Lucene boosting

Lucene has a powerful query language. The same language is used by Solr and Elasticsearch. I have found that users often don't utilize it well as they mistakenly apply their SQL experiences to it. With SQL your queries return exact results. Nothing in the result set is irrelevant. SQL query performance rewards tight queries consisting of few terms, few indexes, and few joins. With Lucene yours queries return ranked results. Much in the result set is actually peripheral. In fact, unless you limit the result set Lucene will return all the documents. A Lucene query is about getting a good ranking of results rather than exact results. To this end your query and indexes need to work together to achieve this. In general this means you need to make good use of broadening and narrowing terms, and boosting matches.

For example, if your query simply looked for the term "mouse" and you indexed your documents verbatim you should not expect to find any "mice". (Recall that Lucene sees your words as numbers and so "mouse" might be #23 and "mice" might be #6078.) It is therefore better to search for

mouse mice

When searching for "mouse mice" your results will be ordered so that either term gives equal weight to the document's rank. This is unlikely the correct course. The query was for "mouse" and you broadened it to include "mice". Documents matching "mouse" should be ranked higher than documents matching "mice". In Lucene's query language you do this by boosting the weight of terms. Documents matching "mouse" should be boosted orders of magnitude higher than "mice", ie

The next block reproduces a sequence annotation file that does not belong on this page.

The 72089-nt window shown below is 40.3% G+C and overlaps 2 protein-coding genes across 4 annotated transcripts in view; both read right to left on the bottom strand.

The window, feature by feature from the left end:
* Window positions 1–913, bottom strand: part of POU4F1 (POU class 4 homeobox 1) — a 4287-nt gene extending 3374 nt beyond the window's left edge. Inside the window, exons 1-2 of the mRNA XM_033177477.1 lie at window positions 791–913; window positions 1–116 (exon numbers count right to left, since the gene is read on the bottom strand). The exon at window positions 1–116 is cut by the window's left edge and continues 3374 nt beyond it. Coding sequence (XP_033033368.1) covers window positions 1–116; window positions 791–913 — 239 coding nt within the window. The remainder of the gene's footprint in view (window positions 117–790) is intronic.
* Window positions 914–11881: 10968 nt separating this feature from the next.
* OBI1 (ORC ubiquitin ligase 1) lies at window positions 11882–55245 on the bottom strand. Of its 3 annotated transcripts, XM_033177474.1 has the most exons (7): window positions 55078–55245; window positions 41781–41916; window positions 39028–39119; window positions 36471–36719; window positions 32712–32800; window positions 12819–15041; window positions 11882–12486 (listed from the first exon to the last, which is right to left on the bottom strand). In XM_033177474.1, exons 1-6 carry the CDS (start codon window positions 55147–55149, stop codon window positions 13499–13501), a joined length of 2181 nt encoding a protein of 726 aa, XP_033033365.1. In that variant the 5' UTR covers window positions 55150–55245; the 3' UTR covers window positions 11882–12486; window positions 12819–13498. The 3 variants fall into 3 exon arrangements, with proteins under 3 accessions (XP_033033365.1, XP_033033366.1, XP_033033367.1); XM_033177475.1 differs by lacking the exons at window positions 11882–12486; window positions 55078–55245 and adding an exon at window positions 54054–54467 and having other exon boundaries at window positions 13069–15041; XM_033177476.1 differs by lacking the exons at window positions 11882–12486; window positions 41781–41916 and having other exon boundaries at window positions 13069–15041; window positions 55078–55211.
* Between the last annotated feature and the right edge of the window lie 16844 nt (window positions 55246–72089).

mouse^1000 mice

You will often see small boost values in other peoples examples. My experience has been that small boosts do not adequately differentiate documents. Big boosts do.

You likely noticed that my query was for "mouse mice" and not "mouse or mice". With Lucene, as with SQL, a boolean "or" kills performance. By not using "or" in your Lucene query you are allowing it to rank higher documents that contain both terms over documents that contain only one of them. Since the higher documents do contain the wanted term, "mouse", I don't see a need to repress ranking them equally to documents containing only "mouse" (ie, no use of "mice"). The performance cost is usually not worth it, especially when your queriers will be more complex than this simple example.